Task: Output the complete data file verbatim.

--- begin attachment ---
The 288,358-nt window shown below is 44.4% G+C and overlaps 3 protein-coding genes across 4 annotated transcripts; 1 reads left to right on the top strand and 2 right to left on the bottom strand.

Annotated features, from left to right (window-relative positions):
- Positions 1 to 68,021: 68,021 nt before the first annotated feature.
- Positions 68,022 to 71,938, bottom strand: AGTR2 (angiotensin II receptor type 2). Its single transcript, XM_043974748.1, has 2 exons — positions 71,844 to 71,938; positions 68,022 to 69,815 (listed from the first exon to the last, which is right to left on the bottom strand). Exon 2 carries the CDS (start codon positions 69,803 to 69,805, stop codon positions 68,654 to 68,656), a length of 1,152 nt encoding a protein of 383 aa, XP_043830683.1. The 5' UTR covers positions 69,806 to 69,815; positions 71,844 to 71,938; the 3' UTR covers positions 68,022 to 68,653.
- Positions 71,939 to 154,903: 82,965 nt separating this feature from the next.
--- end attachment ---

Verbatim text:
The 288,358-nt window shown below is 44.4% G+C and overlaps 3 protein-coding genes across 4 annotated transcripts; 1 reads left to right on the top strand and 2 right to left on the bottom strand.

Annotated features, from left to right (window-relative positions):
- Positions 1 to 68,021: 68,021 nt before the first annotated feature.
- Positions 68,022 to 71,938, bottom strand: AGTR2 (angiotensin II receptor type 2). Its single transcript, XM_043974748.1, has 2 exons — positions 71,844 to 71,938; positions 68,022 to 69,815 (listed from the first exon to the last, which is right to left on the bottom strand). Exon 2 carries the CDS (start codon positions 69,803 to 69,805, stop codon positions 68,654 to 68,656), a length of 1,152 nt encoding a protein of 383 aa, XP_043830683.1. The 5' UTR covers positions 69,806 to 69,815; positions 71,844 to 71,938; the 3' UTR covers positions 68,022 to 68,653.
- Positions 71,939 to 154,903: 82,965 nt separating this feature from the next.